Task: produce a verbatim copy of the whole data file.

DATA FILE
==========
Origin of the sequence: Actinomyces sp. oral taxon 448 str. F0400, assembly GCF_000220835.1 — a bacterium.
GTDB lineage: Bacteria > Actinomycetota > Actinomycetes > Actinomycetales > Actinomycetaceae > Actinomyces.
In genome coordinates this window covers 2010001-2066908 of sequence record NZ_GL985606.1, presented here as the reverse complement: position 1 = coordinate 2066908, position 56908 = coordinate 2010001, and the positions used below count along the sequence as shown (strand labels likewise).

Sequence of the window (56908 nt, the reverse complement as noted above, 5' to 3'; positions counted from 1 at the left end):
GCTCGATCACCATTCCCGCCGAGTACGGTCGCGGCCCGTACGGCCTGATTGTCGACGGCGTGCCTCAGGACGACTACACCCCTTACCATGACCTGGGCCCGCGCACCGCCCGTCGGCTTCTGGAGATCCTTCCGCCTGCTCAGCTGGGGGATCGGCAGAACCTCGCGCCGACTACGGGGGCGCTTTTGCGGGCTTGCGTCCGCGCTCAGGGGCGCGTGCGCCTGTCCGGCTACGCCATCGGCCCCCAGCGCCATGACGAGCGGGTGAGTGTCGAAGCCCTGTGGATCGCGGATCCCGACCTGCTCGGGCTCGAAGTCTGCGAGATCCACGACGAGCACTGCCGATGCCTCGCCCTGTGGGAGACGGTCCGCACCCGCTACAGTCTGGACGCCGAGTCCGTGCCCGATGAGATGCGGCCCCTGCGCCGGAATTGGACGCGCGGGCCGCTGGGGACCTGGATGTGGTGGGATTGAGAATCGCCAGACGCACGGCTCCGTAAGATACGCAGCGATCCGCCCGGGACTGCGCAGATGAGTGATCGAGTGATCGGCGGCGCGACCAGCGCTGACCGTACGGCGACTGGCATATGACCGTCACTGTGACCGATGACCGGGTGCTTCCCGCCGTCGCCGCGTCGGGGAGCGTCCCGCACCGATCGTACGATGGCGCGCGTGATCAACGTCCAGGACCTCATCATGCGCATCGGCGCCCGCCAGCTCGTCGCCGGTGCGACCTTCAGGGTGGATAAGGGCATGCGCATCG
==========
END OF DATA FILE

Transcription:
Origin of the sequence: Actinomyces sp. oral taxon 448 str. F0400, assembly GCF_000220835.1 — a bacterium.
GTDB lineage: Bacteria > Actinomycetota > Actinomycetes > Actinomycetales > Actinomycetaceae > Actinomyces.
In genome coordinates this window covers 2010001-2066908 of sequence record NZ_GL985606.1, presented here as the reverse complement: position 1 = coordinate 2066908, position 56908 = coordinate 2010001, and the positions used below count along the sequence as shown (strand labels likewise).

Sequence of the window (56908 nt, the reverse complement as noted above, 5' to 3'; positions counted from 1 at the left end):
GCTCGATCACCATTCCCGCCGAGTACGGTCGCGGCCCGTACGGCCTGATTGTCGACGGCGTGCCTCAGGACGACTACACCCCTTACCATGACCTGGGCCCGCGCACCGCCCGTCGGCTTCTGGAGATCCTTCCGCCTGCTCAGCTGGGGGATCGGCAGAACCTCGCGCCGACTACGGGGGCGCTTTTGCGGGCTTGCGTCCGCGCTCAGGGGCGCGTGCGCCTGTCCGGCTACGCCATCGGCCCCCAGCGCCATGACGAGCGGGTGAGTGTCGAAGCCCTGTGGATCGCGGATCCCGACCTGCTCGGGCTCGAAGTCTGCGAGATCCACGACGAGCACTGCCGATGCCTCGCCCTGTGGGAGACGGTCCGCACCCGCTACAGTCTGGACGCCGAGTCCGTGCCCGATGAGATGCGGCCCCTGCGCCGGAATTGGACGCGCGGGCCGCTGGGGACCTGGATGTGGTGGGATTGAGAATCGCCAGACGCACGGCTCCGTAAGATACGCAGCGATCCGCCCGGGACTGCGCAGATGAGTGATCGAGTGATCGGCGGCGCGACCAGCGCTGACCGTACGGCGACTGGCATATGACCGTCACTGTGACCGATGACCGGGTGCTTCCCGCCGTCGCCGCGTCGGGGAGCGTCCCGCACCGATCGTACGATGGCGCGCGTGATCAACGTCCAGGACCTCATCATGCGCATCGGCGCCCGCCAGCTCGTCGCCGGTGCGACCTTCAGGGTGGATAAGGGCATGCGCATCG